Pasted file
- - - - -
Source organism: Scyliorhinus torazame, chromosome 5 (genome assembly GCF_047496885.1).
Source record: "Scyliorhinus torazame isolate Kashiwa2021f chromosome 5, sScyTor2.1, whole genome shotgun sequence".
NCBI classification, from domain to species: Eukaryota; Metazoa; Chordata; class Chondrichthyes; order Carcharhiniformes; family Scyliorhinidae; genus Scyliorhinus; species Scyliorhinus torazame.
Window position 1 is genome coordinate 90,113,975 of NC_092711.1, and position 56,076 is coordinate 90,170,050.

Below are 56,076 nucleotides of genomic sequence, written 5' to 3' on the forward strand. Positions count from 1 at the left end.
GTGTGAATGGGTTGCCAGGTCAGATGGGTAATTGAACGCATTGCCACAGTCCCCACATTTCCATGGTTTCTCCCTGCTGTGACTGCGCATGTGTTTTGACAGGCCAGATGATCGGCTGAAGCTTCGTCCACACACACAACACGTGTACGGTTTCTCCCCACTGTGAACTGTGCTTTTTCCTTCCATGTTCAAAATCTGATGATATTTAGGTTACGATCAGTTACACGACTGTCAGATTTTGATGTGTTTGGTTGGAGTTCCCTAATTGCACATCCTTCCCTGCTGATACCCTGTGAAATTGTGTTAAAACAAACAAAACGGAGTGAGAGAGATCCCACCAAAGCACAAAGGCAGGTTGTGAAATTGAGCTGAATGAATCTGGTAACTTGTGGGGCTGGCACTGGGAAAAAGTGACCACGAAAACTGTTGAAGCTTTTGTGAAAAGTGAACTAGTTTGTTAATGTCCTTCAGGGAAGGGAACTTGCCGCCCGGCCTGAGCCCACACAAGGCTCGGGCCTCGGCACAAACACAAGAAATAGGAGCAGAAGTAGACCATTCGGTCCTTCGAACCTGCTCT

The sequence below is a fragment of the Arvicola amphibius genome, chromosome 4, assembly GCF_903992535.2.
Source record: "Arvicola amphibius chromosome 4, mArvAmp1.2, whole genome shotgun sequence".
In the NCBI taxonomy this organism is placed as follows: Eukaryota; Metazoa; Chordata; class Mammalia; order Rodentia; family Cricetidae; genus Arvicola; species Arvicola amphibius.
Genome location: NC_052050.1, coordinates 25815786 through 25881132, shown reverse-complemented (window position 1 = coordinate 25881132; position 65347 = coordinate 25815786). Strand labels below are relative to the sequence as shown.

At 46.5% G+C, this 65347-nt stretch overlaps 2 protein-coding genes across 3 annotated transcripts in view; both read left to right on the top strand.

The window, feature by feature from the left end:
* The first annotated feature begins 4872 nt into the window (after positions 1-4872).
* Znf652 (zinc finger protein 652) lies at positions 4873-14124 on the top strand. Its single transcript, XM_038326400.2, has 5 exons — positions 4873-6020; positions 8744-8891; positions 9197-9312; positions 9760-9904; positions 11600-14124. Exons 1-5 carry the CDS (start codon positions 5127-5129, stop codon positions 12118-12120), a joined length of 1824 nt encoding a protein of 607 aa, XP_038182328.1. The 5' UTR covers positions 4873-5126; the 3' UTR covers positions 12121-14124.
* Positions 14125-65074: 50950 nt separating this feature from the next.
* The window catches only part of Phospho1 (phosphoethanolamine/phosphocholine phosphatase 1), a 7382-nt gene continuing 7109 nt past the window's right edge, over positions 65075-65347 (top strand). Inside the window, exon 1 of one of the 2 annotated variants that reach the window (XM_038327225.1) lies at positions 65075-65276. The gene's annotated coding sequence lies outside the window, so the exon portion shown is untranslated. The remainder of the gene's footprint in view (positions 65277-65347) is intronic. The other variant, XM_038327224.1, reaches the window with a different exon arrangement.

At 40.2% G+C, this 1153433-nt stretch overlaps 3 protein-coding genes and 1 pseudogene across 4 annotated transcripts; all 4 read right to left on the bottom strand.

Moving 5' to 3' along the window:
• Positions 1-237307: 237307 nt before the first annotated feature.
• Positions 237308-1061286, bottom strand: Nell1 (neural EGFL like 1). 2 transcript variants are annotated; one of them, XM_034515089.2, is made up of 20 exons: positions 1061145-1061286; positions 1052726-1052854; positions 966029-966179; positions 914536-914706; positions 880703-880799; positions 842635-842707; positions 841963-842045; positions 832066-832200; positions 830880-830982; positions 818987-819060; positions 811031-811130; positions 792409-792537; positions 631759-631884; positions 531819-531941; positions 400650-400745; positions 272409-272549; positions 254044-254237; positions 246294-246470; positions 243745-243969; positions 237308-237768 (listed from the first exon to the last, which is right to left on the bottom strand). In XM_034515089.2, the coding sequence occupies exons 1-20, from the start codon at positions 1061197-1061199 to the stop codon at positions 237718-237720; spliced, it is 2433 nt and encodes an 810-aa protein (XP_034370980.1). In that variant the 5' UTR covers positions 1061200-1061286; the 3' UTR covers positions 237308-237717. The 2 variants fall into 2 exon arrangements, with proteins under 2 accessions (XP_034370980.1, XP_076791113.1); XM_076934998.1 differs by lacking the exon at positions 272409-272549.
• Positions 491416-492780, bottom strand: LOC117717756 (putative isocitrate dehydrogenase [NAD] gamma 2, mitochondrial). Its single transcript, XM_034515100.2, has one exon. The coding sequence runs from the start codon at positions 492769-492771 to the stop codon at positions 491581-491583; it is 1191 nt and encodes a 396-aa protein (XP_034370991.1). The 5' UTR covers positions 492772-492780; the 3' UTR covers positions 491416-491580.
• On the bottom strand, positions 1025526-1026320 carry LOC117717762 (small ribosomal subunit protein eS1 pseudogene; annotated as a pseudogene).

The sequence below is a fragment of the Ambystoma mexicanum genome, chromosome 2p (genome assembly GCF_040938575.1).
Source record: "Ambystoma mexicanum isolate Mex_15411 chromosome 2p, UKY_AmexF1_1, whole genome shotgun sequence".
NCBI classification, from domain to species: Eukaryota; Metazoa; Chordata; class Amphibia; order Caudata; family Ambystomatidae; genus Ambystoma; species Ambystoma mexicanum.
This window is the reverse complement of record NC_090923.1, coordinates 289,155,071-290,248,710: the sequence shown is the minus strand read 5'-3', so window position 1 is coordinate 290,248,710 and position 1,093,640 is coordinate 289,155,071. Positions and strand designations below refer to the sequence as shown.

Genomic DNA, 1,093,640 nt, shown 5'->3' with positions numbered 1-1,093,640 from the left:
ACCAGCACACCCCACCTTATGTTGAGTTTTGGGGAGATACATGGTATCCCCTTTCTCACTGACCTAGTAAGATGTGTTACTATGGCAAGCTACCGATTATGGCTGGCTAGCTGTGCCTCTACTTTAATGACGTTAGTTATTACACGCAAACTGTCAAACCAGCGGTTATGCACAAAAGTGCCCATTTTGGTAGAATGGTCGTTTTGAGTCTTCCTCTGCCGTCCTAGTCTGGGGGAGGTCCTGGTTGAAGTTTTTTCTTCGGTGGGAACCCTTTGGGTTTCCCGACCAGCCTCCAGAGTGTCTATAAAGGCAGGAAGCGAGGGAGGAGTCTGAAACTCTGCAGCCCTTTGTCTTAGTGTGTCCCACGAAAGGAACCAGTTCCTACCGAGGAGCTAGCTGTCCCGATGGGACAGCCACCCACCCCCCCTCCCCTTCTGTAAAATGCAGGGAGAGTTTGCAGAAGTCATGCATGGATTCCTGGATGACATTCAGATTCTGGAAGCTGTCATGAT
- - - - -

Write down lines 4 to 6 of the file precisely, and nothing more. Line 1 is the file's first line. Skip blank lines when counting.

Window position 1 is genome coordinate 90,113,975 of NC_092711.1, and position 56,076 is coordinate 90,170,050.

Below are 56,076 nucleotides of genomic sequence, written 5' to 3' on the forward strand. Positions count from 1 at the left end.
GTGTGAATGGGTTGCCAGGTCAGATGGGTAATTGAACGCATTGCCACAGTCCCCACATTTCCATGGTTTCTCCCTGCTGTGACTGCGCATGTGTTTTGACAGGCCAGATGATCGGCTGAAGCTTCGTCCACACACACAACACGTGTACGGTTTCTCCCCACTGTGAACTGTGCTTTTTCCTTCCATGTTCAAAATCTGATGATATTTAGGTTACGATCAGTTACACGACTGTCAGATTTTGATGTGTTTGGTTGGAGTTCCCTAATTGCACATCCTTCCCTGCTGATACCCTGTGAAATTGTGTTAAAACAAACAAAACGGAGTGAGAGAGATCCCACCAAAGCACAAAGGCAGGTTGTGAAATTGAGCTGAATGAATCTGGTAACTTGTGGGGCTGGCACTGGGAAAAAGTGACCACGAAAACTGTTGAAGCTTTTGTGAAAAGTGAACTAGTTTGTTAATGTCCTTCAGGGAAGGGAACTTGCCGCCCGGCCTGAGCCCACACAAGGCTCGGGCCTCGGCACAAACACAAGAAATAGGAGCAGAAGTAGACCATTCGGTCCTTCGAACCTGCTCT